SECURITIES ACT OF 1933, AS AMENDED

                                      FILER: NORTHROP GRUMMAN CORPORATION

                                      SUBJECT COMPANY: TRW INC. (NO. 1-2384)

                                      FILING: REGISTRATION STATEMENT ON FORM S-4
                                              (REGISTRATION NO. 333-83672)

Northrop Grumman filed a registration statement on Form S-4 (File No. 333-83672)
and a tender offer statement on Schedule TO with the Securities and Exchange
Commission on March 4, 2002 with respect to its offer to exchange all
outstanding shares of TRW Inc. stock for Northrop Grumman common stock. These
documents, and any amendments or supplements thereto, contain important
information which should be read by TRW Inc. shareholders before making any
decision regarding the offer to exchange.

The directors, certain executive officers and other employees and
representatives of Northrop Grumman may be deemed to be participants in the
solicitation of proxies for the Special Meeting of TRW Inc. Shareholders to be
held on May 3, 2002. Northrop Grumman's proxy materials contain important
information regarding such potential participants and other matters and should
be read by TRW Inc. shareholders.

Copies of any of the foregoing documents may be obtained without charge at the
Securities and Exchange Commission's website at or upon request from
D.F. King & Co., Inc., the information agent for Northrop Grumman's offer to
exchange, at 800-755-7250.

               The following interview occurred on April 29, 2002

Kent Kresa Interviewed on `Market Week'

On April 29, 2002, Kent Kresa, Northrop Grumman chairman and CEO, appeared on
CNBC's "Market Week" to discuss the DD(X) contract and Northrop Grumman's offer
to acquire TRW Inc.

"Market Week" provides investors with valuable insight into the week ahead,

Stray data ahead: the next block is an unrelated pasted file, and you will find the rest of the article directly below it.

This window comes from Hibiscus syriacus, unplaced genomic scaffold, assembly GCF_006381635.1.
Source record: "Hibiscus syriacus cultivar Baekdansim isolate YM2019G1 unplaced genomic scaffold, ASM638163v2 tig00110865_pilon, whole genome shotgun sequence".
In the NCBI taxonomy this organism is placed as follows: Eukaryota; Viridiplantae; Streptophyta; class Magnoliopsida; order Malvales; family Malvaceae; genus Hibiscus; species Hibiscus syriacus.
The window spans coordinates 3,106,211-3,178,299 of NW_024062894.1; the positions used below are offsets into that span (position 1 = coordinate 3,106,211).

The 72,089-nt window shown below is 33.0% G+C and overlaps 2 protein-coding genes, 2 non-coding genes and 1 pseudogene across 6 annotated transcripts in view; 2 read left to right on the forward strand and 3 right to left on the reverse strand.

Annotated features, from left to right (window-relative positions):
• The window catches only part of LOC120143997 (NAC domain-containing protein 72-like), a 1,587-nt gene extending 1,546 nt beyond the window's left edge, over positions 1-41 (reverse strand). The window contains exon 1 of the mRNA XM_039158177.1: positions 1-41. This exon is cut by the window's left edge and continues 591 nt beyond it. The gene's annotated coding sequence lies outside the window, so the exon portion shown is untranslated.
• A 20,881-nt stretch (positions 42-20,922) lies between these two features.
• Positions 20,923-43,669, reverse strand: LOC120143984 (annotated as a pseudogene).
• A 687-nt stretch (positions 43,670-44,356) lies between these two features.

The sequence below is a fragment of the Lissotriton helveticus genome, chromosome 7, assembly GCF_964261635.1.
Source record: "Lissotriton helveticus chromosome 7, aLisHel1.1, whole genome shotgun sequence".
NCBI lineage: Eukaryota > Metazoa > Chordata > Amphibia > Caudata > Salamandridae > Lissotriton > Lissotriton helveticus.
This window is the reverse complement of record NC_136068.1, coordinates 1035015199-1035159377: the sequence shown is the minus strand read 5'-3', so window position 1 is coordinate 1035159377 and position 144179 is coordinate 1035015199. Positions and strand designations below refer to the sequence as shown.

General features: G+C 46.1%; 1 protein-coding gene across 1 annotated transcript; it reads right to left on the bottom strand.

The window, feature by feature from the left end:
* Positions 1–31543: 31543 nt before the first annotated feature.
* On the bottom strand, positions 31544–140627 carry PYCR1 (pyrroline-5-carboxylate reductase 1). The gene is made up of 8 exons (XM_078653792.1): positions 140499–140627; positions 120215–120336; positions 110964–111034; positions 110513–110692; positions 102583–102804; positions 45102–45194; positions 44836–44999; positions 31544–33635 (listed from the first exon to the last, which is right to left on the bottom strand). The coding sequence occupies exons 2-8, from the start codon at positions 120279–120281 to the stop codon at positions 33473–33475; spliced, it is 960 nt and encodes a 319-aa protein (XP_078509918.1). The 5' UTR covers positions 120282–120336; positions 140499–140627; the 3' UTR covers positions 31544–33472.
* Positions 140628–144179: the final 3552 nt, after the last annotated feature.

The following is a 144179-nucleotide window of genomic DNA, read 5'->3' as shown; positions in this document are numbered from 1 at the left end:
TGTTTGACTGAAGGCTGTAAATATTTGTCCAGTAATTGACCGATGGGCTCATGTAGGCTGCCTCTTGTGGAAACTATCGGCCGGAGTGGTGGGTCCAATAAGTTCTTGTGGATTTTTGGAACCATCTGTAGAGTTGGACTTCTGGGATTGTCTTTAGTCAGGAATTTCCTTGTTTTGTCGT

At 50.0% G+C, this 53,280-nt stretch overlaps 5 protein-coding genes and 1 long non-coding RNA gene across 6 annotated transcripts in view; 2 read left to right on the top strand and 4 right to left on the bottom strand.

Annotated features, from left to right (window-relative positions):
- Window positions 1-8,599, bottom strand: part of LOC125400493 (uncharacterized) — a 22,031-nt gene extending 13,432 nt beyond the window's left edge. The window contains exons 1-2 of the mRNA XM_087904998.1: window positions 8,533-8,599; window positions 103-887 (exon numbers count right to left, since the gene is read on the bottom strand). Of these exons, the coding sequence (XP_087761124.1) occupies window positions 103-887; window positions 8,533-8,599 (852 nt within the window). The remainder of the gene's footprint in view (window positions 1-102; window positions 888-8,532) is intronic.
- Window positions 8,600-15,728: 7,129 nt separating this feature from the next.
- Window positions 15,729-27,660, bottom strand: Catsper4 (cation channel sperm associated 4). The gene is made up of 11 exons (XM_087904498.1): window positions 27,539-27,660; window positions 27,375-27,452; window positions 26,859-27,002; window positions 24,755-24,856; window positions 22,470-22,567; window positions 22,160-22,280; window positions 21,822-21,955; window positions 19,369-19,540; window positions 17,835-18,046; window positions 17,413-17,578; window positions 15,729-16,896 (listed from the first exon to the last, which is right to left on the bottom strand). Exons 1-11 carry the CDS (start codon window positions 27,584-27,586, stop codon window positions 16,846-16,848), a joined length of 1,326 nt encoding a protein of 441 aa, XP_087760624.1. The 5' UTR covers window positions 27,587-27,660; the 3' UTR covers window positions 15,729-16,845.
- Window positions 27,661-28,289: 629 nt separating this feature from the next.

featuring market moving catalysts, company profiles, stock picks and interviews
with high-profile CEOs and money managers. The half-hour program is hosted by
Maria Bartiromo live from the floor of the New York Stock Exchange.

BARTIROMO: And up next on MARKET WEEK, Northrop Grumman, the CEO is with us
live. It is proceeding with its $6.8 billion hostile bid to acquire TRW, what
will it mean for Northrop and shareholders?

BARTIROMO: Well, defense stocks have certainly been among the stronger
performers this past year, and it's no surprise as Washington gears up for a
spending spree that could last years. Northrop Grumman, the nation's
third-largest defense contractor, has been strategically positioning itself for
that windfall with several key acquisitions. Its latest now-hostile target,
TRW has rejected two Northrop [Grumman] offers and has put the company up for
auction. This Friday, TRW shareholders will meet to vote on whether to allow
Northrop [Grumman's] bid to proceed, the latest of many such hurdles to clear.
And late today, news that Northrop [Grumman] has landed a new contract with the

BARTIROMO: Joining me now from Los Angeles, Kent Kresa, chairman and chief
executive officer of Northrop Grumman. Mr. Kresa, good to have you with us.

KENT KRESA: Great to be here, Maria.

BARTIROMO: Tell us about the new Navy contract you announced late today.

KRESA: Wow, it's really important. It's a $2.9 billion program to design and
prototype the next DD(X) ship, which is a class of non-nuclear ships that will
be produced by the Navy probably for the next 20 or 30 years.

BARTIROMO: Is there a discrepancy there, sir? Because we have been reporting
$1.5 billion, which is what the news wires and your press release had said. What
is the $2.9 billion figure?

KRESA: The $2.9 billion is the contract. We're the prime contractor. About 45
percent of that contract [approximately $1.5 billion] is going to our major team
member, Raytheon. And, of course, we have the rest. So I think [the numbers are]
in sync. It is a $2.9 billion contract.

BARTIROMO: OK, just to clarify.

KRESA: Right.

BARTIROMO: Tell me about this Friday's vote. How confident are you that you'll
prevail in the vote on Friday for TRW, and why?

KRESA: Well, we hope that it will come out in the way we've talked. The